"I don't know." I want him to, he thought fiercely. I know Mike never can, but Chase could. He's like my other brother and he can help me make Lonnie Kerrigan pay for what he did to Mike. Maybe life would be normal again if Chase came home. He wasn't sure how he could change things, though, unless he could find a way to prove Chase hadn't been driving his truck when it crashed into Mike's car. But that seemed impossible.
"Maybe someday, when I find out what really happened."
"Do you think Mom will believe you?"
"Probably not." His voice was bleak as the swift mental image popped into his head of his mother as he'd last seen her, drifting around the darkened house like a ghost. But I'll find out, anyway. Chase wouldn't lie, and he said it was Lonnie's fault Mike wrecked his car. Losing their brother, Mike, had been devastating, but losing Chase, too, had made Mike's death that much worse. the two older boys had spent long hours hanging out at the Harper family home. Chase was cool. he'd let Trey tag along with them, even if Mike hadn't wanted him to. Now they both were gone, and he felt as if a giant hole had been blown in his world.
Down in the cemetery, the small crowd of mourners stirred, some paying their respects to the McCloud family while others moved toward the parked cars.
"Come on, Raine." Trey used his elbows and the toes of his sneakers to maneuver backward. "We don't want anyone to see us. We'll be in trouble with Dad for sure if he knows we came out here."
Rocks and twigs scratched his palms. When the slope of the hill hid them from view, he stood, and with Raine close on his heels, they raced to their bikes. Soon they were pedaling furiously down the little-used dirt road back to town, intent on reaching home before they were missed.
Fifteen years later Wolf Creek, Montana
"Raine, you're too sick to leave the house." Trey frowned at his sister. the afternoon sunlight slanted through the window, highlighting the slender form on the blue sofa. Her legs were tucked beneath her and her head rested against the cushion. Her face was flushed and her gray eyes seemed bright with fever.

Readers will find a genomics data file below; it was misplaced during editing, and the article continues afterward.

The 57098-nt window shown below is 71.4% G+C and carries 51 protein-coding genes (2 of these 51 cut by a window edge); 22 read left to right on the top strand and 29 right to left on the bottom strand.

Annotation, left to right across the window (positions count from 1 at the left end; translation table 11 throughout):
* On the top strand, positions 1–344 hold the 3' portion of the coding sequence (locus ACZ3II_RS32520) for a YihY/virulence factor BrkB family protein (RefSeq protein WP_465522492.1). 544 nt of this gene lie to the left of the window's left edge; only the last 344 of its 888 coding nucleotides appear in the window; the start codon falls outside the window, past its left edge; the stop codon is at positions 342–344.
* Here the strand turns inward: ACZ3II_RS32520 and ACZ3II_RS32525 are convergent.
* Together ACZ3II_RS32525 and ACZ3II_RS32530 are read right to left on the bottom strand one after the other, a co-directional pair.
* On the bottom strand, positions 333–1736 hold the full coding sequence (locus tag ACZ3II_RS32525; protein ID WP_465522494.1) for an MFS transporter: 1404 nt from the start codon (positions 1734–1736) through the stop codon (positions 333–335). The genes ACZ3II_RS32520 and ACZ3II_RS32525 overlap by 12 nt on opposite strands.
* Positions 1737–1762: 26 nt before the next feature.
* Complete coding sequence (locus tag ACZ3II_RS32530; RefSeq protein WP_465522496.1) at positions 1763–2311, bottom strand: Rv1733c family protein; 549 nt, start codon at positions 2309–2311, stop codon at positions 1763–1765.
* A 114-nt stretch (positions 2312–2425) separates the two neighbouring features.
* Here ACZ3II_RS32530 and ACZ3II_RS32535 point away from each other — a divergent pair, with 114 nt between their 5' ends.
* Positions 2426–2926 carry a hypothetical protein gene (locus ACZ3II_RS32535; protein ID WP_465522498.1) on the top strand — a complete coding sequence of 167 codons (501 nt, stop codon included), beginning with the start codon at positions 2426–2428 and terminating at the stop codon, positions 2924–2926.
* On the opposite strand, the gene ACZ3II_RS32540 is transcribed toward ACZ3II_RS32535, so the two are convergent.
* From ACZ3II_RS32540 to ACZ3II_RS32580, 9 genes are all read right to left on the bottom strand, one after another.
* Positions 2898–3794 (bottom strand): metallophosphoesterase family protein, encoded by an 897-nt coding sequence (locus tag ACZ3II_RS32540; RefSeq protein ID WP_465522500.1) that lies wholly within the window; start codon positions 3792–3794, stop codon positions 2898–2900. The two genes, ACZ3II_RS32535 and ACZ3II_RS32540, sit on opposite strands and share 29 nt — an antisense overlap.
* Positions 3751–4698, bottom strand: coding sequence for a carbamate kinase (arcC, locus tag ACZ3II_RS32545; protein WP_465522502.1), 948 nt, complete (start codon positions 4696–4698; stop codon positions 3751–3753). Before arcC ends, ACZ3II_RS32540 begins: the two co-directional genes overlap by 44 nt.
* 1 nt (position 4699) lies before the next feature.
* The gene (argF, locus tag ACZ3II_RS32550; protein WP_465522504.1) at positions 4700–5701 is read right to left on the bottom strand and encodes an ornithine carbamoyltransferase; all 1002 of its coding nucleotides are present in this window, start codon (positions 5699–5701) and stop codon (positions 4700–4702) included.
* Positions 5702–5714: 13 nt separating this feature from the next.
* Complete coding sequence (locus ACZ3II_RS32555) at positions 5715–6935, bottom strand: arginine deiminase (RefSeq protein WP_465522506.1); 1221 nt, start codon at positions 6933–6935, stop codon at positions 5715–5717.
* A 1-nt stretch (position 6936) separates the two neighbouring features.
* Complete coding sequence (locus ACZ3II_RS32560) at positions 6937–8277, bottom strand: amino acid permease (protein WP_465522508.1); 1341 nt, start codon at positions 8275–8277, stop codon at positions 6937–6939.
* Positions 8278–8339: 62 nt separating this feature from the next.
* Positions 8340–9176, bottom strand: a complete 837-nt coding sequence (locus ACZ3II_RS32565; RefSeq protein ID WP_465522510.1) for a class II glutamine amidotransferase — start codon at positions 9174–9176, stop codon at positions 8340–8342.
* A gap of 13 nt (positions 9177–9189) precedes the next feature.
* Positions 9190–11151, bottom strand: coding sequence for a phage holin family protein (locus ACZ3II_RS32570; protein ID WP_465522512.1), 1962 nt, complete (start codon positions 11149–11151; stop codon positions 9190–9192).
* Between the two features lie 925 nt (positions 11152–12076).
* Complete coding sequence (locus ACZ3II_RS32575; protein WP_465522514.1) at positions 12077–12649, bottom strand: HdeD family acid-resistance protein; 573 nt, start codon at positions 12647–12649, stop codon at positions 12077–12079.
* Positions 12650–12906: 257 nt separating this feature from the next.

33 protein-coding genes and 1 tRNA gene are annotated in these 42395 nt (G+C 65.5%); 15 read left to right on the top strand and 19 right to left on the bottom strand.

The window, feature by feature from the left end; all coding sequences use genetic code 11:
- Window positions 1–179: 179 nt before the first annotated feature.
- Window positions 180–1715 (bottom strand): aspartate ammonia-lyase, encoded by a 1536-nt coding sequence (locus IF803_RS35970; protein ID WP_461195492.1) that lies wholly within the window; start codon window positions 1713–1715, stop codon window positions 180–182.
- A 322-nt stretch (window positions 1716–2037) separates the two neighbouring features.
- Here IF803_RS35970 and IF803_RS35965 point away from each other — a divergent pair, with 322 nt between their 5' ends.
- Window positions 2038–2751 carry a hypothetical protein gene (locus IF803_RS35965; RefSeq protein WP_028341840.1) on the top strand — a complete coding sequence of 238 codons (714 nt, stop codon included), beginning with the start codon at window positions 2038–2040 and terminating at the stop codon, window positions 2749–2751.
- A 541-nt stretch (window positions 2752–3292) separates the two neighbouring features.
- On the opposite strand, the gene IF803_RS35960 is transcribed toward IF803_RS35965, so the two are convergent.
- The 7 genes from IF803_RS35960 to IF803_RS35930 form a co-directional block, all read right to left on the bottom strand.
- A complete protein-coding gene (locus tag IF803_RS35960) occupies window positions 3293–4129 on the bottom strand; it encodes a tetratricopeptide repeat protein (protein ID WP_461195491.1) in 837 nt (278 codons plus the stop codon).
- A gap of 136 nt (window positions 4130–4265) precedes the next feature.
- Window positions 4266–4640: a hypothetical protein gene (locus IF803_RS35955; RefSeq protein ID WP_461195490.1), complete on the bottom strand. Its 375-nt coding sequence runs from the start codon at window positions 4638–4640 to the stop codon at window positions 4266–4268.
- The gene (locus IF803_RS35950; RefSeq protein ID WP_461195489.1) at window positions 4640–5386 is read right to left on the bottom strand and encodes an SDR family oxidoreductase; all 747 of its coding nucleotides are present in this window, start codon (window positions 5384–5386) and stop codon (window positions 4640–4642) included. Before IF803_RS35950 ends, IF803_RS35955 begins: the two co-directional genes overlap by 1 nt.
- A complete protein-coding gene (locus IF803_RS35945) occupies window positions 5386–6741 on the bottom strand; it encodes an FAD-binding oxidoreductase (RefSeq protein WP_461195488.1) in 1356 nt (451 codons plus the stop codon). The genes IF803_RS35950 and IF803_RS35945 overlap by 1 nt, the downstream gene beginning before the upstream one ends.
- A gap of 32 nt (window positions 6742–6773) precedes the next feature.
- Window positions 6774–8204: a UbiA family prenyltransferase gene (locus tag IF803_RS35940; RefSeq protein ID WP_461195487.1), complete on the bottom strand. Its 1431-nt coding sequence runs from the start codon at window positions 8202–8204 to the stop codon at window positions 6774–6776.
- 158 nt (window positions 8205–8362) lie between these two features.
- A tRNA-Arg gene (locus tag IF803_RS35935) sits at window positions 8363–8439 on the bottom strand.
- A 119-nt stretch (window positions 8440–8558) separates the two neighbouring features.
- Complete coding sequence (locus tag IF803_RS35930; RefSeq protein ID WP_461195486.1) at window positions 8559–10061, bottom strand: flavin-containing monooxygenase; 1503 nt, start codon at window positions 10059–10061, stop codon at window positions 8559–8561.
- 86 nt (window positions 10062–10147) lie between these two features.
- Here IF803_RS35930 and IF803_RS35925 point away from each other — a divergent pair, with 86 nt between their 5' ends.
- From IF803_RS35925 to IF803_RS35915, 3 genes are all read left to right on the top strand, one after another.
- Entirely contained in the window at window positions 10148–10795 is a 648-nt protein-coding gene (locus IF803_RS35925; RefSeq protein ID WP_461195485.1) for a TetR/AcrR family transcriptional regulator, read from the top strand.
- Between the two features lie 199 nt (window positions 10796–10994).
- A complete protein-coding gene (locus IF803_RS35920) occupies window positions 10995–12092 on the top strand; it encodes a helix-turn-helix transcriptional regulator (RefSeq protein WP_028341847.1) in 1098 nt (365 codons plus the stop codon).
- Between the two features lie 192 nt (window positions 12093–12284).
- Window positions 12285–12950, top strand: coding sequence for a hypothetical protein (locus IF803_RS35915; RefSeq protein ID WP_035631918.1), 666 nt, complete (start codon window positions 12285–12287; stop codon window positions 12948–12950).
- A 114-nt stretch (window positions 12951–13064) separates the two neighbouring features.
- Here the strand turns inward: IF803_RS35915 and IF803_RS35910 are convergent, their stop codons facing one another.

"I have a summer cold," she insisted.
"That's all." She stopped talking as a sudden bout of coughing doubled her over.
Trey handed her a glass of water and a box of Kleenex from the coffee table. "it may be a cold but I bet you've got a fever." He laid his palm against her cheek.
Raine ducked away from him before he could do more than register the heat radiating from her skin. She glared at him and sneezed. "Sometimes I run a temperature when I have a cold." She dabbed at her watering eyes with a tissue. "it's no big deal. I'll be fine by tonight."
He sighed. "Be reasonable, Raine. Chances are this trip is a dead end and the letter just an attempt to con us into handing over money. the writer didn't say there was any hard evidence."
"Nevertheless" Raine's chin jutted with determination" it's the first new clue in fifteen years. Don't try to convince me you aren't dying to find out who wrote it, Trey, because I know you are."